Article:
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Study shows incisionless surgery with MR-HIFU effective in destroying painful bone tumors

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WASHINGTON – (Aug. 22, 2017) – Doctors from the Sheikh Zayed Institute for Pediatric Surgical Innovation at Children's National Health System have completed a clinical trial that demonstrates how osteoid osteoma, a benign but painful bone tumor that commonly occurs in children and young adults, can be safely and successfully treated using an incisionless surgery method called magnetic resonance-guided high-intensity focused ultrasound (MR-HIFU).

Published in The Journal of Pediatrics on Aug. 17, 2017, the study compares nine patients, ages 6 to 16 years old, who were treated for osteoid osteoma using MR-HIFU with a nine-patient historical control group, ages 6 to 10 years old, who were treated at Children's National using radiofrequency ablation (RFA) surgery, the standard treatment at most U.S. hospitals. The study results show that treatment using MR-HIFU is feasible and safe for patients, eliminating the incisions or exposure to ionizing radiation that is associated with the RFA procedure. Children's National is the first U.S. children's hospital to successfully use MR-HIFU to treat osteoid osteoma.

CT-guided RFA, the most commonly used osteoid osteoma treatment, requires drilling through muscle and soft tissue into bone and also exposes the patient and operator to radiation from the imaging necessary to guide the probe that is inserted to heat and destroy tumor tissue.

"Our objective is to provide a noninvasive treatment option for children with osteoid osteoma and we're very pleased with the results of this clinical trial," says Karun Sharma, M.D., Ph.D., director of Interventional Radiology at Children's National and principal investigator for the osteoid osteoma trial. "We have now shown that MR-HIFU can be performed safely with clinical improvement that is comparable to RFA, but without any incisions or ionizing radiation exposure to children."

High-intensity focused ultrasound therapy uses focused sound wave energy to heat and destroy the targeted tumor under MRI guidance. This precise and controlled method does not require a scalpel or needle, greatly reducing the risk of complications like infections and bone fractures. It is also a faster treatment option, with expected total procedure time of 90 minutes or less. In the U.S., MR-HIFU is used to treat uterine fibroids and painful bone metastases from several types of cancer in adults, but has not previously been used in children.

This breakthrough is the latest from the Image-Guided Non-Invasive Therapeutic Energy (IGNITE) program, a collaboration of the Sheikh Zayed Institute and the departments of Radiology, Oncology, Surgery, and Anesthesiology at Children's National. The goal of the IGNITE program is to improve the quality of life and outcomes for pediatric patients through the development and clinical introduction of novel minimally invasive and noninvasive surgery technologies and combination therapy approaches. The team is led by Peter Kim, M.D., Ph.D., vice president of the Sheikh Zayed Institute.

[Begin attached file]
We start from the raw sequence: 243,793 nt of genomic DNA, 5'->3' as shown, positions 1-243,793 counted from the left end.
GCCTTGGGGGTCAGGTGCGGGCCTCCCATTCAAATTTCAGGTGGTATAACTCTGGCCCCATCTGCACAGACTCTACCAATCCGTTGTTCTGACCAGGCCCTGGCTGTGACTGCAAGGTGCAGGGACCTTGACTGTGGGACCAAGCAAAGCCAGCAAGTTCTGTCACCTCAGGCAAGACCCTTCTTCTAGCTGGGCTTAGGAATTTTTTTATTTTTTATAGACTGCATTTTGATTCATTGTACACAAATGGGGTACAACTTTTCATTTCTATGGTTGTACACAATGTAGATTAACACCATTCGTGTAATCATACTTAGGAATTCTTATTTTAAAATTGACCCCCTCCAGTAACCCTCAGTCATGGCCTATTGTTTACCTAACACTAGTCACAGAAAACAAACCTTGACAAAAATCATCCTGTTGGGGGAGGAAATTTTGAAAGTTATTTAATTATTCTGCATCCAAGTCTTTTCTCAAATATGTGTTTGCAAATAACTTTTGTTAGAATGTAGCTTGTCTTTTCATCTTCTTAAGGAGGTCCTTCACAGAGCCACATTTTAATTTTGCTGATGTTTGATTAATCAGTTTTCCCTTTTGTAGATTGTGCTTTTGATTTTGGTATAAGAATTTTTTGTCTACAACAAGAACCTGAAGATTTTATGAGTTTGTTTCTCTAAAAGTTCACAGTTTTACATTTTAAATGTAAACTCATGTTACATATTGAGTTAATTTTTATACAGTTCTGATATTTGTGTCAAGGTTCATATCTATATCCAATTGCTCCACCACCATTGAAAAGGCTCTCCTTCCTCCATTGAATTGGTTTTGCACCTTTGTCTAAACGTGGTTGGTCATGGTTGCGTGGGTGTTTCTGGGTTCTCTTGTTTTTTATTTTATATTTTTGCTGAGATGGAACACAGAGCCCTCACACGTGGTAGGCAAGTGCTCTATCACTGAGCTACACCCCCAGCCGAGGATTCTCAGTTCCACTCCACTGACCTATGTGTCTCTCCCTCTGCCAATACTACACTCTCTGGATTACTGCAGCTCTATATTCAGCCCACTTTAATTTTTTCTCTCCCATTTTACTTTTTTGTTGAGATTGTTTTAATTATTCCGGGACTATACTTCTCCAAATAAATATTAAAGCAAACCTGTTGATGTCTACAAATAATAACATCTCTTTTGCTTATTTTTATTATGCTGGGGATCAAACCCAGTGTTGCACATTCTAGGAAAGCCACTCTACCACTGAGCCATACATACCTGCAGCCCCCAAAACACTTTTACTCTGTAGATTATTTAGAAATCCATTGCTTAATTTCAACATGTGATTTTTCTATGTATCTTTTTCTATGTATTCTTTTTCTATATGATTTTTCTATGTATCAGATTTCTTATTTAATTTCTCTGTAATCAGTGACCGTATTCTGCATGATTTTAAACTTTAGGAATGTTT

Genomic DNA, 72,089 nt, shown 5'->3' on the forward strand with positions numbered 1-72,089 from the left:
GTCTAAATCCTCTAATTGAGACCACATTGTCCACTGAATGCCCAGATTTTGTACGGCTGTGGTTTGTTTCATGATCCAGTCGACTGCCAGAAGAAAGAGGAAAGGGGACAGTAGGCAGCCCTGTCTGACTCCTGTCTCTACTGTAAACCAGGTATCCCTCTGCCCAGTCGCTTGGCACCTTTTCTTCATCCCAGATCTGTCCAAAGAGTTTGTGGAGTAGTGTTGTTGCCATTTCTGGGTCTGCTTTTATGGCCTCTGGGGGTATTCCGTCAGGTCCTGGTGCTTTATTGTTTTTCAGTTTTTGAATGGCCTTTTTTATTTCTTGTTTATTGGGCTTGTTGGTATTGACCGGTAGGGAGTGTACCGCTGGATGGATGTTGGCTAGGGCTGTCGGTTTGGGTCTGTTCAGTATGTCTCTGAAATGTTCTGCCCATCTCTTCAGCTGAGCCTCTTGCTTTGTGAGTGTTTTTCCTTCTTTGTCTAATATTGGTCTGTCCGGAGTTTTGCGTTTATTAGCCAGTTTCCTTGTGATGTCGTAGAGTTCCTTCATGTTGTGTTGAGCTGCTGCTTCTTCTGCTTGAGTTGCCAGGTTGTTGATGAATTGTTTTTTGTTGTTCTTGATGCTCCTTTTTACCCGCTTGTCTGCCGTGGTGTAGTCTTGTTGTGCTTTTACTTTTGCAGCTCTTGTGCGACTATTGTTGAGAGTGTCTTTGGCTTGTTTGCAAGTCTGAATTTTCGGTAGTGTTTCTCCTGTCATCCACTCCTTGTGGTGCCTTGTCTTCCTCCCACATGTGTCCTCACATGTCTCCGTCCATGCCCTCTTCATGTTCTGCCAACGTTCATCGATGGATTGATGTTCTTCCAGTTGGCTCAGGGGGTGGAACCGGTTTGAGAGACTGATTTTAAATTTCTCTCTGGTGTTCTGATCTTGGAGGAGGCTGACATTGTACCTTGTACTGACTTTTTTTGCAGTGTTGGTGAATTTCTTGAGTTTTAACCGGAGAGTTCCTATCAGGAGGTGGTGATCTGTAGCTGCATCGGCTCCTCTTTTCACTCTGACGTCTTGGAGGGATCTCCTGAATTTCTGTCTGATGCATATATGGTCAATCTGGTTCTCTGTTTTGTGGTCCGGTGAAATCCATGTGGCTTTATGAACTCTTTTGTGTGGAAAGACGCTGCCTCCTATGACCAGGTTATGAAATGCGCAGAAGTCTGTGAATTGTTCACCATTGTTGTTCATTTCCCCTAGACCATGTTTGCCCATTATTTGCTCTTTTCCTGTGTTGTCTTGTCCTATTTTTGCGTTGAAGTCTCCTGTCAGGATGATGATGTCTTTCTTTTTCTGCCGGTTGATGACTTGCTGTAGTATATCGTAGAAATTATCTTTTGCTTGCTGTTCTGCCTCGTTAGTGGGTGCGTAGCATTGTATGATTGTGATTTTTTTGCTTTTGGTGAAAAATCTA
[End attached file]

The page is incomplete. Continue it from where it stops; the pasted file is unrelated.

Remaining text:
"The use of MR-HIFU ablation of osteoid osteoma is a perfect example of our mission in the Sheikh Zayed Institute to make pediatric surgery more precise, less invasive and pain-free," says Dr. Kim. "Our leading team of experts are also exploring the use of MR-HIFU as a noninvasive technique of ablating growth plates and pediatric solid tumors. We also have another clinical trial open for children and young adults with refractory soft tissue tumors, which is being performed in collaboration with Dr. Bradford Wood's team at the National Institutes of Health, and if successful, it would be the first in the world."

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In addition to Drs. Sharma and Kim, the Children's National team for the ablation of osteoid osteoma clinical trial included: AeRang Kim, M.D., Ph.D., pediatric oncologist; Matthew Oetgen, M.D., division chief of Orthopaedic Surgery and Sports Medicine; Anilawan Smitthimedhin, M.D., radiology research fellow; Pavel Yarmolenko, Ph.D., Haydar Celik, Ph.D., and Avinash Eranki, engineers; and Janish Patel, M.D., and Domiciano Santos, M.D., pediatric anesthesiologists. Ari Partanen, Ph.D., a senior clinical scientist from Philips, was also a member.

For more information, visit ChildrensNational.org/innovationinstitute.

About Children's National Health System

Children's National Health System, based in Washington, D.C., has been serving the nation's children since 1870. Children's National is #1 for babies and ranked in every specialty evaluated by U.S. News & World Report including placement in the top 10 for: Cancer (#7), Neurology and Neurosurgery (#9) Orthopedics (#9) and Nephrology (#10). Children's National has been designated two times as a Magnet® hospital, a designation given to hospitals that demonstrate the highest standards of nursing and patient care delivery. This pediatric academic health system offers expert care through a convenient, community-based primary care network and specialty outpatient centers. Home to the Children's Research Institute and the Sheikh Zayed Institute for Pediatric Surgical Innovation, Children's National is one of the nation's top NIH-funded pediatric institutions. Children's National is recognized for its expertise and innovation in pediatric care and as a strong voice for children through advocacy at the local, regional and national levels. For more information, visit ChildrensNational.org, or follow us on Facebook and Twitter.

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